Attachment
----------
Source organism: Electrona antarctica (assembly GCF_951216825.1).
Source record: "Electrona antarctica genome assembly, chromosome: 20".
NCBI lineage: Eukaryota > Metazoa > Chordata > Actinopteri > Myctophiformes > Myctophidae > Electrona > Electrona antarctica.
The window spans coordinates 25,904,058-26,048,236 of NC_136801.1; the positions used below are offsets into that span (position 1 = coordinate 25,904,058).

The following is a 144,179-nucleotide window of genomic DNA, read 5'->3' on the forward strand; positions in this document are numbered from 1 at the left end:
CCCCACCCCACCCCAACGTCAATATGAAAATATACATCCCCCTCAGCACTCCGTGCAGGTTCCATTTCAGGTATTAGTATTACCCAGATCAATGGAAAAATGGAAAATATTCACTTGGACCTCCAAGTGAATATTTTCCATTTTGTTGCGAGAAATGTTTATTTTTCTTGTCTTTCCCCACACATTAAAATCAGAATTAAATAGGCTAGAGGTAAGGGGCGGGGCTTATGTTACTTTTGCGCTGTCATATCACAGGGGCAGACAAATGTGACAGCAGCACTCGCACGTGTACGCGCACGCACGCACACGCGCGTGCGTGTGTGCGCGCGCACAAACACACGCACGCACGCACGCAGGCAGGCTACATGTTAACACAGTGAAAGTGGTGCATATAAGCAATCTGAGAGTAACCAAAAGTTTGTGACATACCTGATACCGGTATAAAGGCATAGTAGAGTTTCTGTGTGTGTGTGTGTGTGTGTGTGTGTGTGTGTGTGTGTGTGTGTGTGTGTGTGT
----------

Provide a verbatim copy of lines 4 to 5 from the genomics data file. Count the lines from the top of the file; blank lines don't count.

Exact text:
The window spans coordinates 25,904,058-26,048,236 of NC_136801.1; the positions used below are offsets into that span (position 1 = coordinate 25,904,058).

The following is a 144,179-nucleotide window of genomic DNA, read 5'->3' on the forward strand; positions in this document are numbered from 1 at the left end: